BOLDUAN: So, as overdose deaths soar to record highs in the United States, the data points to one culprit above all, fentanyl. And there is a new trend among some users as they fight to stay alive. That's next.



BOLDUAN: Here's a provocative question, should the country be helping to make illegal drug use safer? CNN Chief Medical Correspondent Dr. Sanjay Gupta takes a closer look at users who are starting to test their drugs to try and avoid deadly overdoses.


DR. SANJAY GUPTA, CNN CHIEF MEDICAL CORRESPONDENT: Tanya, who didn't want us to use her last name, has been using heroin off and on for more than 20 years. Lately, she says, each time feels like a real gamble.

UNIDENTIFIED FEMALE: Put it in the cup, yes, and then you just pour it onto the dope. I use the end to stir it up.

GUPTA: What you're watching is Tanya testing for the presence of the deadliest drug in America.

UNIDENTIFIED FEMALE: And it just takes a small amount and just dip it in.

GUPTA: Between April 2020 and May 2021, more than 100,000 people died from drug overdoses in the United States. It's the most ever for a 12- month period. But dig deeper and you will see that this tragic story is almost entirely about fentanyl.

UNIDENTIFIED FEMALE: People dying. What's scary is it is the smallest amount of the fentanyl. It's such a tiny amount that we have seen people go out.

GUPTA: When you say go out, I mean --


GUPTA: The reason, fentanyl is faster acting and more powerful than heroin. And not just a little bit, up to 50 times more potent. And because it is significantly cheaper to produce, it is an attractive cutting agent. That means dealers will mix it in, giving a small amount of heroin a bigger punch, juicing up fake prescription pills. Nowadays, fentanyl is mixed with just about any drug.

The problem is this, if someone isn't expecting fentanyl, they can easily overdose.

UNIDENTIFIED FEMALE: But it's instant. I mean, as soon as they hit, most of the time the rig is still in their arm. If not, they're tied off or something. It happens fast.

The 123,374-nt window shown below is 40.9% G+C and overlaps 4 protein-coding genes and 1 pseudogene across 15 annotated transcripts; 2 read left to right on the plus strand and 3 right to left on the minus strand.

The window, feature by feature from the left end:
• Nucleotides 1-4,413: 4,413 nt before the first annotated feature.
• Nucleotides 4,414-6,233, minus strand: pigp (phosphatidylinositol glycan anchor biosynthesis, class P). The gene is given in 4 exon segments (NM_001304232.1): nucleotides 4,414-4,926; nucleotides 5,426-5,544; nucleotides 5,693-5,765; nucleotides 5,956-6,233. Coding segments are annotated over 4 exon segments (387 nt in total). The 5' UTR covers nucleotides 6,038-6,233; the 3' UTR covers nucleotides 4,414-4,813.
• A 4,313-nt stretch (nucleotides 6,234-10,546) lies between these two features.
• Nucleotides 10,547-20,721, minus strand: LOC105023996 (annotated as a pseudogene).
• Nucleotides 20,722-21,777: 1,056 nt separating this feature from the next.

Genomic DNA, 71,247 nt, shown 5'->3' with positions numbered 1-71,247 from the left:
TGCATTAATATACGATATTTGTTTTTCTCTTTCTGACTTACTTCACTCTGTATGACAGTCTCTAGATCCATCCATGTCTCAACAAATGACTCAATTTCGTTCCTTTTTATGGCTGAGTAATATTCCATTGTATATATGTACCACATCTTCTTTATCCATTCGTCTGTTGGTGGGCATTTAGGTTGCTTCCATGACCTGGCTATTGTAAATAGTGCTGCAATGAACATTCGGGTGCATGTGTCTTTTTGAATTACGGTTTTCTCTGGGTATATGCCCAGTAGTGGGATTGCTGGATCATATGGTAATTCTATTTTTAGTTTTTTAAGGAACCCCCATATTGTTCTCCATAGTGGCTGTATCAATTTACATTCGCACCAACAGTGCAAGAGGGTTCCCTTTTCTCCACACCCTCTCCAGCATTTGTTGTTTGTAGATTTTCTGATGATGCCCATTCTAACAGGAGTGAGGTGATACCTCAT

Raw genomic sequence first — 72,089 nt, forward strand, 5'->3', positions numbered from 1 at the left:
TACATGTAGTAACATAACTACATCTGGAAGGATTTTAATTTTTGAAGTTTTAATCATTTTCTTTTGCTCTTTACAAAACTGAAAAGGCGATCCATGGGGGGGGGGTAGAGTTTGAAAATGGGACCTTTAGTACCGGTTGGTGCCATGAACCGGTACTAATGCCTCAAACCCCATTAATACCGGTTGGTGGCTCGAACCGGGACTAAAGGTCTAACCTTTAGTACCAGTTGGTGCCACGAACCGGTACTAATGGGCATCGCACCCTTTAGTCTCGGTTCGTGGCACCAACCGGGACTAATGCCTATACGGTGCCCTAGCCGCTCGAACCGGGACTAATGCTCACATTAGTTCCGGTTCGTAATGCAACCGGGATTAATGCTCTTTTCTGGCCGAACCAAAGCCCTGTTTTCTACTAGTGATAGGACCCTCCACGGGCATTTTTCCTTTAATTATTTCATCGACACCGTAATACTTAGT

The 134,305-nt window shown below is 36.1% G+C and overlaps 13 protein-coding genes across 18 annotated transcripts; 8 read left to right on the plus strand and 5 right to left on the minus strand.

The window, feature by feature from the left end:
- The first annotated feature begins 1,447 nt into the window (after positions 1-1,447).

GUPTA: From alive to dead, within seconds.

Louise Vincent has heard too many of these stories as well. She's executive director of the North Carolina Urban Survivors Union, and has dedicated her life to harm reduction, trying to make the use of drugs safer, like Naloxone or Narcan, which can rescue someone from an overdose, as you are watching in this extraordinary video, even better, though, preventing the overdose in the first place.

UNIDENTIFIED FEMALE: It's just a little test strip. They're really easy to use them.

GUPTA: Why are people testing them?

UNIDENTIFIED FEMALE: Drug users care about their health because people don't want to die, because people don't want to be sick.


Contrary to what everyone says, people that use drugs are human beings and they want the same thing that every other human being wants.

GUPTA: Giving users a chance to use safely has a long history of controversy. Is it saving lives or enabling even more drug usage? In the 1980s and '90s, it was often a debate about needle exchanges. More recently, it's been about consumption sites or safe spaces to use, like this bathroom in New York. And lately, it's about fentanyl test strips.

Researchers will tell you that the evidence shows harm reduction works.

The question that will always come up is does this actually save lives? Does this prevent deaths? Do we know that?

JON ZIBBELL, RTI INTERNATIONAL: We don't know that yet. But what we are seeing is that people are using more safely. They're more aware of what's going on.

GUPTA: Jon Zibbell studies the impact of fentanyl test strips.

ZIBBELL: What our study found is that people with a positive test result after they tested their drug were five times more likely to change their behavior.

GUPTA: Like using less of the drug, doing a test shot ahead of time, or maybe using with someone else who can watch them.

Tanya credits the fentanyl strips for keeping her from overdosing as the drug supply has become progressively more and more dangerous.